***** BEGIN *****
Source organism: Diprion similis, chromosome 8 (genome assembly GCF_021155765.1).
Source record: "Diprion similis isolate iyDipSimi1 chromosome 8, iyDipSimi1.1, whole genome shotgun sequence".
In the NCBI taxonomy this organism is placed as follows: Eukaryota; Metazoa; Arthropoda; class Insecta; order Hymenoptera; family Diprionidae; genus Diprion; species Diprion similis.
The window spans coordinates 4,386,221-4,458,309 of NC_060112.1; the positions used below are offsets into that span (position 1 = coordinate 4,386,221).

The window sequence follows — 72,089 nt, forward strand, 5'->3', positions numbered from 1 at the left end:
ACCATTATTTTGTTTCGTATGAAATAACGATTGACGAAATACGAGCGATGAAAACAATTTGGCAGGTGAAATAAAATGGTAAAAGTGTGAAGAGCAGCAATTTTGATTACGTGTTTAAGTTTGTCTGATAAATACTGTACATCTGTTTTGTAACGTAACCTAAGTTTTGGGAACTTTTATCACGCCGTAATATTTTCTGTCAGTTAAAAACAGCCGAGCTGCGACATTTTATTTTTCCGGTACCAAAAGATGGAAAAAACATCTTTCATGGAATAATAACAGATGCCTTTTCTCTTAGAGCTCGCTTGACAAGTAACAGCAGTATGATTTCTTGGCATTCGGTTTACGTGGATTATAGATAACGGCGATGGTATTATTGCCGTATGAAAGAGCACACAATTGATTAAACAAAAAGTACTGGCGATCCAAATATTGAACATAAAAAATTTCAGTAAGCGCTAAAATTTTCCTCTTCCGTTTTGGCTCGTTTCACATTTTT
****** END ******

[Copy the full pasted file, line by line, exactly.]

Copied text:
Source organism: Diprion similis, chromosome 8 (genome assembly GCF_021155765.1).
Source record: "Diprion similis isolate iyDipSimi1 chromosome 8, iyDipSimi1.1, whole genome shotgun sequence".
In the NCBI taxonomy this organism is placed as follows: Eukaryota; Metazoa; Arthropoda; class Insecta; order Hymenoptera; family Diprionidae; genus Diprion; species Diprion similis.
The window spans coordinates 4,386,221-4,458,309 of NC_060112.1; the positions used below are offsets into that span (position 1 = coordinate 4,386,221).

The window sequence follows — 72,089 nt, forward strand, 5'->3', positions numbered from 1 at the left end:
ACCATTATTTTGTTTCGTATGAAATAACGATTGACGAAATACGAGCGATGAAAACAATTTGGCAGGTGAAATAAAATGGTAAAAGTGTGAAGAGCAGCAATTTTGATTACGTGTTTAAGTTTGTCTGATAAATACTGTACATCTGTTTTGTAACGTAACCTAAGTTTTGGGAACTTTTATCACGCCGTAATATTTTCTGTCAGTTAAAAACAGCCGAGCTGCGACATTTTATTTTTCCGGTACCAAAAGATGGAAAAAACATCTTTCATGGAATAATAACAGATGCCTTTTCTCTTAGAGCTCGCTTGACAAGTAACAGCAGTATGATTTCTTGGCATTCGGTTTACGTGGATTATAGATAACGGCGATGGTATTATTGCCGTATGAAAGAGCACACAATTGATTAAACAAAAAGTACTGGCGATCCAAATATTGAACATAAAAAATTTCAGTAAGCGCTAAAATTTTCCTCTTCCGTTTTGGCTCGTTTCACATTTTT